A total of 72124 records of parities 1 to 6 of 27113 cows collected from 1981 to 2007 in 15 large Iranian Holstein herds were used to estimate the genetic trends for female fertility. These herds were distributed in different part of Iran from arid or semiarid to subtropical. Traits in later parities were treated as repeated measurement. The fertility records were: days from calving to first service (DFS), number of insemination per conception (INS), days open (DO), interval between first and last insemination (IFL), calving interval (CI) and success to first insemination (SF). The following statistical model was applied to estimate breeding value of traits using REML method with the ASREML software (Gilmour et al. 2009):
y= Xb + Zu + Wp + e
y: trait of interest.
b: fixed effects of parity and age at previous calving for all traits, herd-year-season of calving for DO, CI, INS, IFL and SF, herd-year of calving for DFS, months of first insemination for DO, INS, IFL, and SF, and previous month of calving for DFS.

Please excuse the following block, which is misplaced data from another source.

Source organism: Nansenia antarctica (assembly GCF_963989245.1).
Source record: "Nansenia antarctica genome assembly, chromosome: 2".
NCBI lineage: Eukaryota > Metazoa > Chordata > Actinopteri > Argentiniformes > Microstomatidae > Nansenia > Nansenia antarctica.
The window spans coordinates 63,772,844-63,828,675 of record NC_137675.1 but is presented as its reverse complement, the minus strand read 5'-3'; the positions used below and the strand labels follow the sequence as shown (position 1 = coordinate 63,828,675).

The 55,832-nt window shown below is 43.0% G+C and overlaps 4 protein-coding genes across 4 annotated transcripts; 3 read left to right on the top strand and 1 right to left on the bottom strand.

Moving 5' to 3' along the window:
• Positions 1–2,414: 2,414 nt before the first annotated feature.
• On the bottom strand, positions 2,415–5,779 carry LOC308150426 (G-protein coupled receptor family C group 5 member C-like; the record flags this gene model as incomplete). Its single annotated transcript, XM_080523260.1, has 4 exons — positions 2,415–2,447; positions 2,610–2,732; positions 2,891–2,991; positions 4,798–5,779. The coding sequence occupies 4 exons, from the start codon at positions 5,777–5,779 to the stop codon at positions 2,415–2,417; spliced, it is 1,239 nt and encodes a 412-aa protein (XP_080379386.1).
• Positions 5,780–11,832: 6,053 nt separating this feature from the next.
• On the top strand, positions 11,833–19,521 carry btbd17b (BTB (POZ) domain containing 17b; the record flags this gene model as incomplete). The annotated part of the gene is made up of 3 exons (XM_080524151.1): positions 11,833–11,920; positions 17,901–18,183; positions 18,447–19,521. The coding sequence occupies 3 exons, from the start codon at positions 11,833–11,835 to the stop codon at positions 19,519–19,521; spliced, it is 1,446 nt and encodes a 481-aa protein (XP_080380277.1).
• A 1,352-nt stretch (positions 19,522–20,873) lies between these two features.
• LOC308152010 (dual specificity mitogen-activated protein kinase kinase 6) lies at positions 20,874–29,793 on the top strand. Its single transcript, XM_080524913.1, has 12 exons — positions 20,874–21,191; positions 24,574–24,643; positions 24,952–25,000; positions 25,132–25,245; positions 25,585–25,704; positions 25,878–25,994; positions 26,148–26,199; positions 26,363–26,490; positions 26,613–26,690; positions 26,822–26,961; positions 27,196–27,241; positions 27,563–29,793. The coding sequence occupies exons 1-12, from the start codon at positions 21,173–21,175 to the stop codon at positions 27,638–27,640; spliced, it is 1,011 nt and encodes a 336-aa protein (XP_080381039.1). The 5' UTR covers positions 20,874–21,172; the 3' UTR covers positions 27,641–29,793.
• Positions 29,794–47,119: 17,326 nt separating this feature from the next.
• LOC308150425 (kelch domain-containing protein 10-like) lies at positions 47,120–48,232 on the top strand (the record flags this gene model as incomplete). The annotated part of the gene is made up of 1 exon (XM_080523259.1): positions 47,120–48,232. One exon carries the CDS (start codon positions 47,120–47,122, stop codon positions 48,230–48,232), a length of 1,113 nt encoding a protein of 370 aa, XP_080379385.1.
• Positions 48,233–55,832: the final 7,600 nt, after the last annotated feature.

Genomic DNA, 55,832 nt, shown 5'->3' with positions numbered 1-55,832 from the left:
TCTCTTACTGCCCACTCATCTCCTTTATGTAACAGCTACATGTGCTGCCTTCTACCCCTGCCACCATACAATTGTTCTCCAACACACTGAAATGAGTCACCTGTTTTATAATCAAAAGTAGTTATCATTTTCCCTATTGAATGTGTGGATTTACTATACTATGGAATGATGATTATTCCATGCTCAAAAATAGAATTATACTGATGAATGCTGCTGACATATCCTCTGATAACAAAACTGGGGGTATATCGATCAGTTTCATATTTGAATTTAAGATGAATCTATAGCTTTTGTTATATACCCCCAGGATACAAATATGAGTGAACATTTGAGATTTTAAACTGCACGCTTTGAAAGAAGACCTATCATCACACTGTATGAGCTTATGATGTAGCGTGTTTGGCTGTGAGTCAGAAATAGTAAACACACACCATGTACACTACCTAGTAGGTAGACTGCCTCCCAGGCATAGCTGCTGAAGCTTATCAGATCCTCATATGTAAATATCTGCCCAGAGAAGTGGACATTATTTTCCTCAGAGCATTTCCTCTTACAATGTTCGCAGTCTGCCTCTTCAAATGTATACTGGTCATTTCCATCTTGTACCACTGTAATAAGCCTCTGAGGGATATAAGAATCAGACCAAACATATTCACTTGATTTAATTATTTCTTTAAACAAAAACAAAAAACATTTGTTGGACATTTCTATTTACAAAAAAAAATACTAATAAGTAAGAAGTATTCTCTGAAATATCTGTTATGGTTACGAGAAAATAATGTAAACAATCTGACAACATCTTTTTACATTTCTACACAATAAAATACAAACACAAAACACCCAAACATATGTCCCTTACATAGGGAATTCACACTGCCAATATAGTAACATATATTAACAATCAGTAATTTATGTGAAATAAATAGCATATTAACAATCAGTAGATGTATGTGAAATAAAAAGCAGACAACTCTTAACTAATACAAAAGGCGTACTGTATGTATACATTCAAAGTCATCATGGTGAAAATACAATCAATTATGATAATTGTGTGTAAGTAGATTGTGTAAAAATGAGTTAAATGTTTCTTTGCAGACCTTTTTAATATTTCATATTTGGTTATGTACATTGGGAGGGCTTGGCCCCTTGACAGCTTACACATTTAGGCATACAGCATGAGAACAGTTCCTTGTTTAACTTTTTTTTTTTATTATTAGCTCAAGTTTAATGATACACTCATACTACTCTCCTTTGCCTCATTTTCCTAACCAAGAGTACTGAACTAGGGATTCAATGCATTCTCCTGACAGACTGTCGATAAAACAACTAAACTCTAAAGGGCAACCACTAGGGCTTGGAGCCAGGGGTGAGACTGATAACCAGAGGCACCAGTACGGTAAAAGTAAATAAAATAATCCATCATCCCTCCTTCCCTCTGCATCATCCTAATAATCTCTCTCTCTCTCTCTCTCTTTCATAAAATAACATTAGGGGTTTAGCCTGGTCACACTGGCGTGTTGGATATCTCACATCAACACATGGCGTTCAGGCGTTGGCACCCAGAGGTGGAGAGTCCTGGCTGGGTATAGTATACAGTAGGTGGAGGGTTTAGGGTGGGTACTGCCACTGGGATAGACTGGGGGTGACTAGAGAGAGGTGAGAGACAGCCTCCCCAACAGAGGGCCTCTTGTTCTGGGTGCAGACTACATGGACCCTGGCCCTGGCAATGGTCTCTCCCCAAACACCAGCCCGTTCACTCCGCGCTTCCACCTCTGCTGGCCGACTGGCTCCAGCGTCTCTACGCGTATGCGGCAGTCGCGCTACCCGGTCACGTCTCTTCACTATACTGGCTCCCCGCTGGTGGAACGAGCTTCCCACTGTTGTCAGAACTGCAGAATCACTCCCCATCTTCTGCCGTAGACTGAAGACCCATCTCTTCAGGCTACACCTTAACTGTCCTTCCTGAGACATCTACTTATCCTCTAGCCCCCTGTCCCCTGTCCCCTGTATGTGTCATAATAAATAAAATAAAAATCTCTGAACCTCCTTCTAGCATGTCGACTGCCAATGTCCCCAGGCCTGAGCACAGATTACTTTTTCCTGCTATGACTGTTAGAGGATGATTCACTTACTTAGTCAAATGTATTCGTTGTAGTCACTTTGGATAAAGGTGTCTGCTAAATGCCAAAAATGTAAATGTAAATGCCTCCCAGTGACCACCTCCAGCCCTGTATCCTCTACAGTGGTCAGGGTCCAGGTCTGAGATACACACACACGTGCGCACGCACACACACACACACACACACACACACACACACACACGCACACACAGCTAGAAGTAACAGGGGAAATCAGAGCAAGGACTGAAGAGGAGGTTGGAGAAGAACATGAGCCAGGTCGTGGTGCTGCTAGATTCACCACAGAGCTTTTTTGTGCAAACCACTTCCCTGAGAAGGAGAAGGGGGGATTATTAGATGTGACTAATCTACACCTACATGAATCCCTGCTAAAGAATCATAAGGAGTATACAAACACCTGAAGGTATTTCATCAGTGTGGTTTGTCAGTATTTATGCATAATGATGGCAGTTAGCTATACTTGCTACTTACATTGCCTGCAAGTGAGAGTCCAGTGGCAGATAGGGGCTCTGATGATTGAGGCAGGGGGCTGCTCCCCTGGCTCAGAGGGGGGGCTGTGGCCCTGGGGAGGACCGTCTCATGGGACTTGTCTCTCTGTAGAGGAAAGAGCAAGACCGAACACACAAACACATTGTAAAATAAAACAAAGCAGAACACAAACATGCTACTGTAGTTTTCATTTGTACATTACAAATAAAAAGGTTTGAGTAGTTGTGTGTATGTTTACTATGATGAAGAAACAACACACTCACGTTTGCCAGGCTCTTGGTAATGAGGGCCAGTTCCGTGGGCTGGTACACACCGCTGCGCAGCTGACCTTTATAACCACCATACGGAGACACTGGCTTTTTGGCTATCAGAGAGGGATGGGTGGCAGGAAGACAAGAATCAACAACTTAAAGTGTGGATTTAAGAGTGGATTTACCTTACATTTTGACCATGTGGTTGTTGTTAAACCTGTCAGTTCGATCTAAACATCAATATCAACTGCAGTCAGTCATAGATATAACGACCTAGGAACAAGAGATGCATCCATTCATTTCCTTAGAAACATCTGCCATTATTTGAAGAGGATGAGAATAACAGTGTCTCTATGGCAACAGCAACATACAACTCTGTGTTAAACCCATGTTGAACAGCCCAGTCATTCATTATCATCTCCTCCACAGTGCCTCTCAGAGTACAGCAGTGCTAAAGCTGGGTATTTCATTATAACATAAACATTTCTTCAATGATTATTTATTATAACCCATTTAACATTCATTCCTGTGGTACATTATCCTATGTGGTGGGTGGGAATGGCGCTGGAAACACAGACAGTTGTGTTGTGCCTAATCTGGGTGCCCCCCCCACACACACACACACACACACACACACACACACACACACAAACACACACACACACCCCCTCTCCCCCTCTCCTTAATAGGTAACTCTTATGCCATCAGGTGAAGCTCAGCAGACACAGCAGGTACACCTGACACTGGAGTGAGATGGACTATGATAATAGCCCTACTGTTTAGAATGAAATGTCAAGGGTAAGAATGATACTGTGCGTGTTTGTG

u: additive genetic effect.
p: cow permanent environmental effect for all traits.
e: residual term.
X, Z and W: incidence matrices relating data to the corresponding effect.
Estimated breeding values and phenotypic record were averaged within birth year and then trends were estimated by regression of breeding values or phenotypic records on the year of birth for the period from 1981 to 2007 by using the R package (R Development Core Team. 2011).
RESULTS AND DISCUSSION